Disruptive technologies or new opportunities for pharmacy and healthcare?

 

We tend to overestimate the effect of a technology in the short run,

and underestimate the effect in the long run” – Amara’s Law

 

I remember as a pharmacy student on work experience completing my first patient drug history; I was baffled that in the 21st century this process still involved ringing a GP surgery, speaking to the secretary, sending over a fax request, and waiting for a scanned copy to arrive. Often by the time we had the information we needed, the patient had been transferred to another ward and would miss out on vital pharmacist input. However, when I started my pre-registration year pharmacists already had access to the digital summary care record, and all that was required for access to potentially lifesaving information was patient consent and the click of a mouse.

These small changes, along with many others, are the first steps of a revolution in the role of the healthcare professional. In 2012 IBM released a video outlining their blue sky vision for healthcare in 2020, they predicted that the dissolution of boundaries for information between healthcare professionals would lead to a new collaborative healthcare model, with improved patient outcomes; already in 2015 we’re seeing this vision become a reality.

Take for instance the field of computing. The supercomputer Watson is famed for beating human contestants on the gameshow Jeopardy, with its ability to understand natural language, generate competing hypotheses, and not merely store data, but find meaning in it. However, this is just one utilisation of Watson, with enough data the machine learning algorithms can be turned to a number of different tasks; when he’s not playing gameshows Watson spends his time being a doctor, and he’s already getting rather good at it.

Watson can read radiology images, and by contrasting a patient’s image results with its archive of 30 billion X-rays, CT scans and MRI scans, it can diagnose patients with a startling degree of accuracy. In 2013, when given access to the necessary data, Watson accurately diagnosed early Lung Cancer in over 90% of cases, compared to the 50% accuracy of his human counterparts.

Now of course there will always be controversy regarding the sharing of such sensitive patient information, and rightly so. Yet with the correct safeguards in place, sharing data between qualified and vetted healthcare professionals could have a huge impact on patient care.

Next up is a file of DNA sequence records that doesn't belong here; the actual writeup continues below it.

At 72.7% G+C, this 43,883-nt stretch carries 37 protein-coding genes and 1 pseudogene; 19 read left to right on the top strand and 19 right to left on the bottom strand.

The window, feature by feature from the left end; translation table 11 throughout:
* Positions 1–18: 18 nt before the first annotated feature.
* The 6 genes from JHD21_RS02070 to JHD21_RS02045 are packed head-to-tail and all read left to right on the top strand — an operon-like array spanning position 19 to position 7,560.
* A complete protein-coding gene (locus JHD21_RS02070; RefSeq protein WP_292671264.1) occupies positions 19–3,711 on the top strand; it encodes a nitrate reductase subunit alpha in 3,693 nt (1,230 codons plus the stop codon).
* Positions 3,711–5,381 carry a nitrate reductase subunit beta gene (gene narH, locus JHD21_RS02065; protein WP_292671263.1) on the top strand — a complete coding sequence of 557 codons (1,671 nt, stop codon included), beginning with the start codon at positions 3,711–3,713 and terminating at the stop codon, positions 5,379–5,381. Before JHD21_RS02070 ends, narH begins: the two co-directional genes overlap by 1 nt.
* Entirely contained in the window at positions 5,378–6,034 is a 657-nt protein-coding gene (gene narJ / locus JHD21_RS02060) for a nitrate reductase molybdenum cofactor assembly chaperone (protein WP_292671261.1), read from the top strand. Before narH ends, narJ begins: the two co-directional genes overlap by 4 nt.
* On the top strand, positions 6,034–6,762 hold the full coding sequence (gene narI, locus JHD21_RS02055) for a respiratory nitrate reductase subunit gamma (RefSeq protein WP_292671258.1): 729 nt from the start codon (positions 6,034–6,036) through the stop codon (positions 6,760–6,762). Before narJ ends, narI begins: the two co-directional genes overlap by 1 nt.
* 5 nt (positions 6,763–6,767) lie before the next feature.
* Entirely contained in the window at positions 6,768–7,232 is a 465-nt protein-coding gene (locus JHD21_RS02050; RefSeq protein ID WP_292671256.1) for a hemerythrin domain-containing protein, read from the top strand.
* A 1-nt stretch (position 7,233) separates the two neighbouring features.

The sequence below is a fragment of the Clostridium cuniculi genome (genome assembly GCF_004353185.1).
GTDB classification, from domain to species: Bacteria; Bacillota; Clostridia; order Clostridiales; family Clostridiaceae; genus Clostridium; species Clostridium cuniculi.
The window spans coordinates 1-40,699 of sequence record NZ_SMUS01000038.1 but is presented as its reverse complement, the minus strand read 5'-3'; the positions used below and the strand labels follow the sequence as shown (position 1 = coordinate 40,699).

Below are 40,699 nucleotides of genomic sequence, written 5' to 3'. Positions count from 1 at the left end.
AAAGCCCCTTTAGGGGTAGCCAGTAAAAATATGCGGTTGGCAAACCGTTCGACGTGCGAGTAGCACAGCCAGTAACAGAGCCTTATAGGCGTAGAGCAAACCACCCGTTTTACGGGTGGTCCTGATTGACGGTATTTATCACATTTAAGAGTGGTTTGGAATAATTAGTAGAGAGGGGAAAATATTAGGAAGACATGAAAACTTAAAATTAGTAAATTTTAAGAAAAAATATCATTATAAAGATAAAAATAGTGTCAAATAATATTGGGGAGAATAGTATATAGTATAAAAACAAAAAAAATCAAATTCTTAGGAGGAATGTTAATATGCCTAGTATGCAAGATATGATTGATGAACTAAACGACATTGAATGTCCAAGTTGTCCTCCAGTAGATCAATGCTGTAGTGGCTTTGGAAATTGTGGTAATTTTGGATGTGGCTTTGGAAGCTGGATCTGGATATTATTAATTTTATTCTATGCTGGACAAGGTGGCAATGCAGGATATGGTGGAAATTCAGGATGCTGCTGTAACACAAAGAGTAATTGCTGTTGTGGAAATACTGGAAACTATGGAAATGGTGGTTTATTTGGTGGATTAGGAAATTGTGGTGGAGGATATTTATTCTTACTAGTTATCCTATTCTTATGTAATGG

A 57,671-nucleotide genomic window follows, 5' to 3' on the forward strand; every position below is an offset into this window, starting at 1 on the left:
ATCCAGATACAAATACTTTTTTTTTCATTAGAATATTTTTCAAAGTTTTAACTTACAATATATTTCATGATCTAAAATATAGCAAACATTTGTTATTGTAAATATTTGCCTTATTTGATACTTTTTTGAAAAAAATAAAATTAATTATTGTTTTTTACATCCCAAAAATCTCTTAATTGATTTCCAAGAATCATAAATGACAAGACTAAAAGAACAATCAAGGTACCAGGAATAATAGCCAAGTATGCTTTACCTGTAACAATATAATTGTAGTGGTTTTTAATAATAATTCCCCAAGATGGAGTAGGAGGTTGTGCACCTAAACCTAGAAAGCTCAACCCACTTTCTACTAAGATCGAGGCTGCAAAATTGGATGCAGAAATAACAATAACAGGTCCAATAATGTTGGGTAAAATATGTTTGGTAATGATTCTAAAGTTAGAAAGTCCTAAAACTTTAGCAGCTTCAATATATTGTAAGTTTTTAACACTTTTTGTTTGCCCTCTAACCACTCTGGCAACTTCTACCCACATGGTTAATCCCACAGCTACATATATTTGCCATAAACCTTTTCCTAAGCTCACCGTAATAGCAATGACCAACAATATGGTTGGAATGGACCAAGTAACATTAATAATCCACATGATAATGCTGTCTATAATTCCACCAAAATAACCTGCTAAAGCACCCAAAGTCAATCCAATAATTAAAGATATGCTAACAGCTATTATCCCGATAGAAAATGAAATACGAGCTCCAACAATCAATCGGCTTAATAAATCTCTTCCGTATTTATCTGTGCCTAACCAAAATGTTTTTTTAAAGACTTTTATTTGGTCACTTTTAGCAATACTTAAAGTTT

Perhaps sooner than we think, a computer like Watson will read a patients drug history, clinical observations, and laboratory results, compare this with the millions of similar cases it’s seen and provide healthcare professionals with real time diagnoses and medicine recommendations.

Sound farfetched? It’s already happening now.

In July this year the major American pharmacy chain CVS struck a deal with the company behind Watson to use their analytics in 7,600 of their stores. Watson will analyse patient health data, syncing with pharmacy records, and patient wearable devices to alert patients and healthcare professionals of scenarios such diabetic emergencies before they occur.

But where does this leave the role of the pharmacist?

When robots first began infiltrating pharmacies, there was justifiable concern over what would become of the role of the pharmacist. In the UK the spread of robots has so far been limited to hospitals, where they have liberated pharmacists to go out onto the wards; however in Germany robots in the community are far more widespread. What we’ve seen in Germany is a diversification in the role of the pharmacist, where they are free to carry our health checks and communicate with patients as to the benefits of medicines, which has yielded some impressive results.

The current evidence base seems to suggest that instead of displacing pharmacists, the introduction of new technologies frees pharmacists to take on new roles, such as those currently being championed by the Royal Pharmaceutical Society.

It appears that pharmacists will still remain the experts on medicines for many years to come, yet by sharing some of the cognitive work load with smart machines such as Watson we can free ourselves from much of the drudgery, and provide greater outcomes for our patients.

By Daniel Sutcliffe LinkedIn Profile

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